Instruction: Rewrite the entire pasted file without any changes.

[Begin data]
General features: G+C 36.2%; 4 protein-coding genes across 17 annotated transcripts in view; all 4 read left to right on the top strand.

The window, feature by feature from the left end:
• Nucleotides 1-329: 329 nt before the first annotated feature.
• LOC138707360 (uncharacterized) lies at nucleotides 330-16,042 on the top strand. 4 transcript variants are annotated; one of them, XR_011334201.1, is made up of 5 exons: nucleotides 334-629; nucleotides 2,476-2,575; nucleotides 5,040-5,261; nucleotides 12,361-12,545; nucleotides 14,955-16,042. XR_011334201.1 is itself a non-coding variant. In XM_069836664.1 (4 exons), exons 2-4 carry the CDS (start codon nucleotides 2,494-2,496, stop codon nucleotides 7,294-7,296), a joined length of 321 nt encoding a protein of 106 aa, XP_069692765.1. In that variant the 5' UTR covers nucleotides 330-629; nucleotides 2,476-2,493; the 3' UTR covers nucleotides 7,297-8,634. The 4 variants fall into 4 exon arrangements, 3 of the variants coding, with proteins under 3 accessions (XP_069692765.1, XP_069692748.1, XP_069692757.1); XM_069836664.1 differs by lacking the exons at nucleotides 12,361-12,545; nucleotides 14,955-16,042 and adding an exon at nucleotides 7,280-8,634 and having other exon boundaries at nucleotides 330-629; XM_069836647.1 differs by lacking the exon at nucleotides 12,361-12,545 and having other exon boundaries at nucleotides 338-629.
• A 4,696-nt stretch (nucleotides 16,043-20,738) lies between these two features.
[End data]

General features: G+C 36.2%; 4 protein-coding genes across 17 annotated transcripts in view; all 4 read left to right on the top strand.

The window, feature by feature from the left end:
• Nucleotides 1-329: 329 nt before the first annotated feature.
• LOC138707360 (uncharacterized) lies at nucleotides 330-16,042 on the top strand. 4 transcript variants are annotated; one of them, XR_011334201.1, is made up of 5 exons: nucleotides 334-629; nucleotides 2,476-2,575; nucleotides 5,040-5,261; nucleotides 12,361-12,545; nucleotides 14,955-16,042. XR_011334201.1 is itself a non-coding variant. In XM_069836664.1 (4 exons), exons 2-4 carry the CDS (start codon nucleotides 2,494-2,496, stop codon nucleotides 7,294-7,296), a joined length of 321 nt encoding a protein of 106 aa, XP_069692765.1. In that variant the 5' UTR covers nucleotides 330-629; nucleotides 2,476-2,493; the 3' UTR covers nucleotides 7,297-8,634. The 4 variants fall into 4 exon arrangements, 3 of the variants coding, with proteins under 3 accessions (XP_069692765.1, XP_069692748.1, XP_069692757.1); XM_069836664.1 differs by lacking the exons at nucleotides 12,361-12,545; nucleotides 14,955-16,042 and adding an exon at nucleotides 7,280-8,634 and having other exon boundaries at nucleotides 330-629; XM_069836647.1 differs by lacking the exon at nucleotides 12,361-12,545 and having other exon boundaries at nucleotides 338-629.
• A 4,696-nt stretch (nucleotides 16,043-20,738) lies between these two features.